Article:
Practical shooting is a practical sport

The United States Practical Shooting Association (USPSA) defines “Practical Shooting” as “attempts to measure the ability to shoot rapidly and accurately with a full power handgun, rifle, and/or shotgun. Those three elements – speed, accuracy, and power – form the three sides of the practical shooting triangle.”

I’ll make a confession: I never liked guns. Footballs, running shoes, a chess board, the go-karts in Kartzone, the swimming pool at the Casino Español, the Babolat tennis racquet—all these sporting equipment and athletic venues I loved….. except guns.

That all changed in the past two weeks. First, inside the Centurion Security Agency, Inc. firing range in Talamban where Jake Mendez, Dr. Ron Eullaran, Rommel Desnacido, Dr. Ronnie Medalle and myself pulled triggers on weapons nicknamed “9mm” and “M4” and “1911.” That was 15 days ago.

Dr. Ron, John and Dr. Ronnie

Then, Saturday last week, another Bang! Bang! Bang! session ensued. Was it a blast? Literally! Our group of scribes on these back pages have a group named the Sportswriters Association of Cebu. In short, SAC. And, starting this year, to ensure that we SACers don’t “suck” at the sports we write about, we made a goal: to try as many sports as we can. Not by looking. But by hand.

And so we fired guns. Thanks to Karlon Rama who, to gun-shooting is the same as Jingo Quijano is to boxing, Boy Pestaño is to chess and Noel Villaflor is to football—we met last August 13.

Our SAC group converged at the famous Kamagong Gun Club located inside the Camp Lapu-Lapu grounds. Who attended? From The Freeman, Nimrod Quiñones, Bobby Motus, Raffy Osumo and Caecent Magsumbol. From Cebu Daily News, there were Jonas Panerio, Kelvin Cañizares and Calvin Cordova. From our Sun.Star Cebu, it was Karlon, myself, photographer Ruel Rosello and boxing writer Edri Aznar.

Karlon Rama

Karlon gathered us inside the air-conditioned clubhouse for a 20-minute briefing. Next, we stepped outside where the highly-respected USPSA Grand Master Rey Abad briefed us about gun-safety and the step-by-step process of firing a handgun. Then, it was the actual shoot. Five sportswriters lined up facing a cardboard target only three meters away. All together and listening to the careful instruction of Rey Abad, they loaded bullets inside the magazines, cocked the 9mm pistols, aimed at the targets and… Bang! Boom! Boom! Bang!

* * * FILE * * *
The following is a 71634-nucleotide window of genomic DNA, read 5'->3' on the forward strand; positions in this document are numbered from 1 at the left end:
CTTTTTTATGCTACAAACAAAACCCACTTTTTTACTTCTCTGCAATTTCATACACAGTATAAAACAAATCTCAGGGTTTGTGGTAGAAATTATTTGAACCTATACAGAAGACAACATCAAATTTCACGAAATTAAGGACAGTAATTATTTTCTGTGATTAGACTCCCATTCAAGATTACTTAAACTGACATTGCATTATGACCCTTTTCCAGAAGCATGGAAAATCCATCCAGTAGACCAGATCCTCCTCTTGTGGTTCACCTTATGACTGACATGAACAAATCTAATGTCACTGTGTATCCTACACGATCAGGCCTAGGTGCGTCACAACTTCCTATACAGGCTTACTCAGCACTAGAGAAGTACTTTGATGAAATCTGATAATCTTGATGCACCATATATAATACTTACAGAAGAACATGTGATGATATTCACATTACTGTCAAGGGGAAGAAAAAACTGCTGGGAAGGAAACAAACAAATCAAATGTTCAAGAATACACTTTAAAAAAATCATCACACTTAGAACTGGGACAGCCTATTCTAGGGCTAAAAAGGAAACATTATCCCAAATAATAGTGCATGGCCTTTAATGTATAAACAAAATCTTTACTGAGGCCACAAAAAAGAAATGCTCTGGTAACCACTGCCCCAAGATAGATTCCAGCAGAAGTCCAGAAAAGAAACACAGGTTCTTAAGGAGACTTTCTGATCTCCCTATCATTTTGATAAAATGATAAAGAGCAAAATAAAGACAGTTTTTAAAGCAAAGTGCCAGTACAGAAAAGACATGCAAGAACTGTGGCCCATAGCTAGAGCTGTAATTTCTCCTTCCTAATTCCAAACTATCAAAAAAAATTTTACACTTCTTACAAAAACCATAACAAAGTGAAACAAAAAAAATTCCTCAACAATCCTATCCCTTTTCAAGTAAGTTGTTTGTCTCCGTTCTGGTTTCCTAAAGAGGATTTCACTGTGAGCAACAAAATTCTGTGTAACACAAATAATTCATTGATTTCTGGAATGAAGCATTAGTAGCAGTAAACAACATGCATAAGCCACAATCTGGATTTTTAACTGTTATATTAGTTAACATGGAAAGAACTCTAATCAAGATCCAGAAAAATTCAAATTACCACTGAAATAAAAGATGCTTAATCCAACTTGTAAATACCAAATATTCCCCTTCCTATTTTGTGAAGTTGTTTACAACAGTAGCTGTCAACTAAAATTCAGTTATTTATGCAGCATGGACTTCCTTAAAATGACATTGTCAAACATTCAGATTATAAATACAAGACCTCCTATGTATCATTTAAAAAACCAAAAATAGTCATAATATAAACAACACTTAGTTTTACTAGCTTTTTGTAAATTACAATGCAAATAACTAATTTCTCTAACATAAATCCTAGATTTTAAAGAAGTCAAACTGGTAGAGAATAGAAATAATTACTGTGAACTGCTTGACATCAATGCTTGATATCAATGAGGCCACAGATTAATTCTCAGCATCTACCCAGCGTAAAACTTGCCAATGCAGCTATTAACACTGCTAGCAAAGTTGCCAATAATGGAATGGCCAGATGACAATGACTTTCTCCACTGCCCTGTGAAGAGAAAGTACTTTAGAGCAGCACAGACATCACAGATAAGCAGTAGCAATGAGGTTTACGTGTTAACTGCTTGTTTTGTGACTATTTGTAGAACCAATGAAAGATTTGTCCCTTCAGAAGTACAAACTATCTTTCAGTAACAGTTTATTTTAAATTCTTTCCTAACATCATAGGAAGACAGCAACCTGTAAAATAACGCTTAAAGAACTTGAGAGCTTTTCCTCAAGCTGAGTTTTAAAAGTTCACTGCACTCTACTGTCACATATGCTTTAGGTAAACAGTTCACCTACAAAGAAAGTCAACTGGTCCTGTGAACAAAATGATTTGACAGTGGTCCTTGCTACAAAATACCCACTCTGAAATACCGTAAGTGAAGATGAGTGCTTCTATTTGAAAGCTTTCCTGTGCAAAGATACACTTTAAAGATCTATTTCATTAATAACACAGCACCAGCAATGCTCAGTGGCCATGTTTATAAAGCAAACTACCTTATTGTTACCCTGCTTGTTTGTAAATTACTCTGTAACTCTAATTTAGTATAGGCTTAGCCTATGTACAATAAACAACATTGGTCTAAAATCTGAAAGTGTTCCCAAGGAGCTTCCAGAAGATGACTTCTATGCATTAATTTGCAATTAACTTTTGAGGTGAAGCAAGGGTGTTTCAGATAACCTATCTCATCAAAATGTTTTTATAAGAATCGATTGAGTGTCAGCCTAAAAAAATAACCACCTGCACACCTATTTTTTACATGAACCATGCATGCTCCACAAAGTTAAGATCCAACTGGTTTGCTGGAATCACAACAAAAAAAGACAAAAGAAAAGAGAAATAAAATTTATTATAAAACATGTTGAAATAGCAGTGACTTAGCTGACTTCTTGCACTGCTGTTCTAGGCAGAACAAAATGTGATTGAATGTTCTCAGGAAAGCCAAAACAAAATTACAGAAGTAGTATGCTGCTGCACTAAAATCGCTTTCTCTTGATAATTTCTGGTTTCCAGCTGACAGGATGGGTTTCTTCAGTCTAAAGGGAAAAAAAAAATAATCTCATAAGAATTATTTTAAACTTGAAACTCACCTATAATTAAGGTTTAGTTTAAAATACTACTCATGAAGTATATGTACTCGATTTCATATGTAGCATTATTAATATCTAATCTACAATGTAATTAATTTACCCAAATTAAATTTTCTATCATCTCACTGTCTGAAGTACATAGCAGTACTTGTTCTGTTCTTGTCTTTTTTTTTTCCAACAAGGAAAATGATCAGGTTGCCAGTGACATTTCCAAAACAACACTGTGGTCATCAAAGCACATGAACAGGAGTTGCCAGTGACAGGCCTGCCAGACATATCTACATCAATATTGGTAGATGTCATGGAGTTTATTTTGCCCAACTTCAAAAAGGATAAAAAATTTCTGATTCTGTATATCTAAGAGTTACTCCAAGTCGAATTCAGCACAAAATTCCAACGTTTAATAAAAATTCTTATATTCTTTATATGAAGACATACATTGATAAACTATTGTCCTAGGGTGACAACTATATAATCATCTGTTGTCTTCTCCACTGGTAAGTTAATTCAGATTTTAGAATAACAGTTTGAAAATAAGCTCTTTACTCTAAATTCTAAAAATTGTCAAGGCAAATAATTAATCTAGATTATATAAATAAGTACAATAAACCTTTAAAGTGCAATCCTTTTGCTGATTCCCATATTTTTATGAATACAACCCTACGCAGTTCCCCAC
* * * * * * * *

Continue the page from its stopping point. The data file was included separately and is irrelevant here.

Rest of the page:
Our guru, Rey Abad

Jonas Panerio of CDN, our group’s basketball sharp-shooter who effortless nails three-pointers like it were lay-ups, is tall, well-built and sturdy. But firing his first-ever gun shots, he looked petrified. Jonas looked as stiff as a basketball goal post. Caecent Noot-Magsumbol was the only female scribe that morning. Slender and svelte, we thought Caecent couldn’t muster the strength to pull the trigger. She did.

After, we tried practical shooting. This is one of Cebu’s popular sports (remember the 1999 World Shoot held in Mactan?) where a shooter is challenged to test his accuracy and speed in an obstacle-laden shooting course. We fired two shots each at five cardboard targets then aimed at metal plates about 35 feet away.

Highlights of the activity? Plenty. Cebu City Councilor Sylvan Jakosalem joined us for three hours. He’s a marksman. Not surprising because the sister company of Y101, which Jack heads, is the gun and ammo company, Armscor. Councilor Jakosalem brought along his .357 magnum which Nimrod and a few others tried. Joel Concepcion of Armscor was a sharp-shooter; same with the brothers Ariel and Martin Bellarmino, accompanied by their dad, Lowell.

Councilor Jack, Nimrod, Simon and Dino Cinco

The climax of our session was the demonstration by Dino Cinco, a superstar at practical-shooting (and a recipient, not long ago, of the SAC-SMC All-Cebu Sports Awards). Accompanied by his ever-supportive father, Simon, the young Dino Cinco wowed the sportswriters with his briskness and accuracy. He finished hitting 15 targets in 10 seconds! Gliding through the course, he was firing while running—just like in the movies.

John Pages

By John Pages

I've been a sports columnist since 1994. First, in The Freeman newspaper under "Tennis Is My Game." Then, starting in 2003, with Sun.Star Cebu under the name "Match Point." Happy reading!

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